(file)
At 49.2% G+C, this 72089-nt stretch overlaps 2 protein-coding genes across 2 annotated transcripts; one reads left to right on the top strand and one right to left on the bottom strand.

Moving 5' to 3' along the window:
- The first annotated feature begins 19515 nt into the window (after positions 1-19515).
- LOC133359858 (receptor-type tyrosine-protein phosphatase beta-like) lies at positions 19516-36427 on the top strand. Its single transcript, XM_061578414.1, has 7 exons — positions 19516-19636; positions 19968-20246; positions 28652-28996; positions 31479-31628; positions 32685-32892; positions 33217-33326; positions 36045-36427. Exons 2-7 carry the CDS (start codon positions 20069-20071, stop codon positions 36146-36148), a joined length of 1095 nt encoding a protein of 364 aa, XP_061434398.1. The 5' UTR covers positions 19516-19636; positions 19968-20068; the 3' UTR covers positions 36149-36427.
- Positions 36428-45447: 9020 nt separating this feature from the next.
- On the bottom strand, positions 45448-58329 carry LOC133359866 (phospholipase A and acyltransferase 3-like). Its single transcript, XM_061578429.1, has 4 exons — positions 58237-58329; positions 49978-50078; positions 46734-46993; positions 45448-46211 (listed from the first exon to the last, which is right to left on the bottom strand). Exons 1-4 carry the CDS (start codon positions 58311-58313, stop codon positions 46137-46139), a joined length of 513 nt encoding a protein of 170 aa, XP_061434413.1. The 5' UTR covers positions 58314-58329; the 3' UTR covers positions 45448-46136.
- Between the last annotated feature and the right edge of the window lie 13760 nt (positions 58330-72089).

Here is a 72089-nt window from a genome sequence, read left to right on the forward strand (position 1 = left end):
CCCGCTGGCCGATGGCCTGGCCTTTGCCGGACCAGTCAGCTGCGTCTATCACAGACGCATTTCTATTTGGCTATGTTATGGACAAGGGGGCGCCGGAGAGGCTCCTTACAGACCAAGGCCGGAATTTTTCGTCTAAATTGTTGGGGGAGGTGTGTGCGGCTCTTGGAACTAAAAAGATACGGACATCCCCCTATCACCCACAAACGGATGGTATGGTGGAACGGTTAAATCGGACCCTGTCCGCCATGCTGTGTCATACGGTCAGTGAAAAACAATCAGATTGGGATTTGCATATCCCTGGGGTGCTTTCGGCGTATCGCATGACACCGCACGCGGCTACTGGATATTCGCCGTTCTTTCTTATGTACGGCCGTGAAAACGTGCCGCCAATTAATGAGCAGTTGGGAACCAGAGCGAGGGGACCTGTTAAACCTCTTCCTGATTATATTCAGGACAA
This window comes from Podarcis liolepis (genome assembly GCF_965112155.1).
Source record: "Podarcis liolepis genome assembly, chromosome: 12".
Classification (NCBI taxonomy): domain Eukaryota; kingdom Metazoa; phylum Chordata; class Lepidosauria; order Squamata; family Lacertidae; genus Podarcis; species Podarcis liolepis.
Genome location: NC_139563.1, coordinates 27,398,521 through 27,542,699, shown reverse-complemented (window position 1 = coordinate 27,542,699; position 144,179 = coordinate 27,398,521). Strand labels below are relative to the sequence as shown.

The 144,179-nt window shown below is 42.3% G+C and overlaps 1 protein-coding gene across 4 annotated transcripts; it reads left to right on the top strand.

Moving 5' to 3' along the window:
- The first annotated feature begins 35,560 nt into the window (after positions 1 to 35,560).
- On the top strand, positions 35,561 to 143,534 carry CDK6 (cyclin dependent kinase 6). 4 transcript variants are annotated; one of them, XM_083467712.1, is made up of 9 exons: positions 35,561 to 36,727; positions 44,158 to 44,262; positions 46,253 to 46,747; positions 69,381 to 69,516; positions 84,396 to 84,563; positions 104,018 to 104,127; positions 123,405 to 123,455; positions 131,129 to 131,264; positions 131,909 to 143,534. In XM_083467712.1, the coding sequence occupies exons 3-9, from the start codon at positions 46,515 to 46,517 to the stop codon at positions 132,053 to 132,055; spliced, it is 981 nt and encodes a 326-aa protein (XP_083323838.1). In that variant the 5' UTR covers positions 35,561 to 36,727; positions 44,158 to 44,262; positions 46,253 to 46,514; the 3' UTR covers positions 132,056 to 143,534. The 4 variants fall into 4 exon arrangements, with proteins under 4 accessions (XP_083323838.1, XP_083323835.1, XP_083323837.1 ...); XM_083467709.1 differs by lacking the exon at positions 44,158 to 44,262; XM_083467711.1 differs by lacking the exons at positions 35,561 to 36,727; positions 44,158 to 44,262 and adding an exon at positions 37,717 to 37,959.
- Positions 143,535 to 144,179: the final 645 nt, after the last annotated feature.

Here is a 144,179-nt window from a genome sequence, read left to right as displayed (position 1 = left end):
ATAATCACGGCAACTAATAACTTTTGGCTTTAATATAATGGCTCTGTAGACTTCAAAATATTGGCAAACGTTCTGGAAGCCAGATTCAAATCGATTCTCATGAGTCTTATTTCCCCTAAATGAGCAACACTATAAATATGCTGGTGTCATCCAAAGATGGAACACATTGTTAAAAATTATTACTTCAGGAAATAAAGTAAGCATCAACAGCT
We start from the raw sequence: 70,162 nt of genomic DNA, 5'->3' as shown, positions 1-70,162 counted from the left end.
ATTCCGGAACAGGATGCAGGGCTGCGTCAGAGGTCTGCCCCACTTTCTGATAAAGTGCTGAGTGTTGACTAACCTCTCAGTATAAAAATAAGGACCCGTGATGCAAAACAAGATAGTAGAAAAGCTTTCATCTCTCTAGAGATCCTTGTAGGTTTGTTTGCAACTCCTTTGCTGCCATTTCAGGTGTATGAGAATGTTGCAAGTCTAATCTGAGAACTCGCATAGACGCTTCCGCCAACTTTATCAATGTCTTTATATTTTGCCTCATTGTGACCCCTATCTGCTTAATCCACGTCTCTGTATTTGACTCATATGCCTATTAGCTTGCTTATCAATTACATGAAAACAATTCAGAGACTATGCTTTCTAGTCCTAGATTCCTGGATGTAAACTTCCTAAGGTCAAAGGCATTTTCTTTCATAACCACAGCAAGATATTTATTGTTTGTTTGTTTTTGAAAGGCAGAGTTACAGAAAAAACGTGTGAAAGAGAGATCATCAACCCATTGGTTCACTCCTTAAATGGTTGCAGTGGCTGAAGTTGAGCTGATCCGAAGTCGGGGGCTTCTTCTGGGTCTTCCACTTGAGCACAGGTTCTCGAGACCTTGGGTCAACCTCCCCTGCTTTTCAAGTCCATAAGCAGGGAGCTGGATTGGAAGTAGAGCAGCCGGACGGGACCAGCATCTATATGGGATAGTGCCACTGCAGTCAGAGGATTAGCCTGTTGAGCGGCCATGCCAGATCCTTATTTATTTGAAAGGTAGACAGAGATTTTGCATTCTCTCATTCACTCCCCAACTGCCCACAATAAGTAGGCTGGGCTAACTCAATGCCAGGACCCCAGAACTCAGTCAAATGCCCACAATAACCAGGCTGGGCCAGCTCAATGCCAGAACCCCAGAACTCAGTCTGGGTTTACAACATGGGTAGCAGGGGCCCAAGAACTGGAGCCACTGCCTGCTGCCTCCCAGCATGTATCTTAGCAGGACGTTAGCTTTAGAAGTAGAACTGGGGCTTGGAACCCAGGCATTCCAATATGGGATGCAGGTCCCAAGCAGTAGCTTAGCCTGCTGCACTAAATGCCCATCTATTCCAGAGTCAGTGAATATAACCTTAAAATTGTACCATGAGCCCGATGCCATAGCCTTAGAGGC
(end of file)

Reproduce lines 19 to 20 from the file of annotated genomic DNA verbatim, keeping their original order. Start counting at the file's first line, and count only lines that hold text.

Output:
Here is a 144,179-nt window from a genome sequence, read left to right as displayed (position 1 = left end):
ATAATCACGGCAACTAATAACTTTTGGCTTTAATATAATGGCTCTGTAGACTTCAAAATATTGGCAAACGTTCTGGAAGCCAGATTCAAATCGATTCTCATGAGTCTTATTTCCCCTAAATGAGCAACACTATAAATATGCTGGTGTCATCCAAAGATGGAACACATTGTTAAAAATTATTACTTCAGGAAATAAAGTAAGCATCAACAGCT